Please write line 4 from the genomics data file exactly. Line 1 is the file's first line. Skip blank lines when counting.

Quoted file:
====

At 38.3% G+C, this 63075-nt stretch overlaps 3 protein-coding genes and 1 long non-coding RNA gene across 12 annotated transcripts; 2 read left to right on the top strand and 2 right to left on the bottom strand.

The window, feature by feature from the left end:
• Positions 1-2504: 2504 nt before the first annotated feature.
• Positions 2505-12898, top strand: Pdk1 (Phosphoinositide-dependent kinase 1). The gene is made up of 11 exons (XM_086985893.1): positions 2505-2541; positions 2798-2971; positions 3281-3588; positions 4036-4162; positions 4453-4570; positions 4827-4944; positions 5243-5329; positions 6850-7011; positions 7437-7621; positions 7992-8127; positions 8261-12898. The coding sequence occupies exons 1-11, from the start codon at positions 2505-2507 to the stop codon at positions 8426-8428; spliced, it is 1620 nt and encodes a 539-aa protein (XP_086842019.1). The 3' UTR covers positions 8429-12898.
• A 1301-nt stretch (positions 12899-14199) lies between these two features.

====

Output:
• Positions 2505-12898, top strand: Pdk1 (Phosphoinositide-dependent kinase 1). The gene is made up of 11 exons (XM_086985893.1): positions 2505-2541; positions 2798-2971; positions 3281-3588; positions 4036-4162; positions 4453-4570; positions 4827-4944; positions 5243-5329; positions 6850-7011; positions 7437-7621; positions 7992-8127; positions 8261-12898. The coding sequence occupies exons 1-11, from the start codon at positions 2505-2507 to the stop codon at positions 8426-8428; spliced, it is 1620 nt and encodes a 539-aa protein (XP_086842019.1). The 3' UTR covers positions 8429-12898.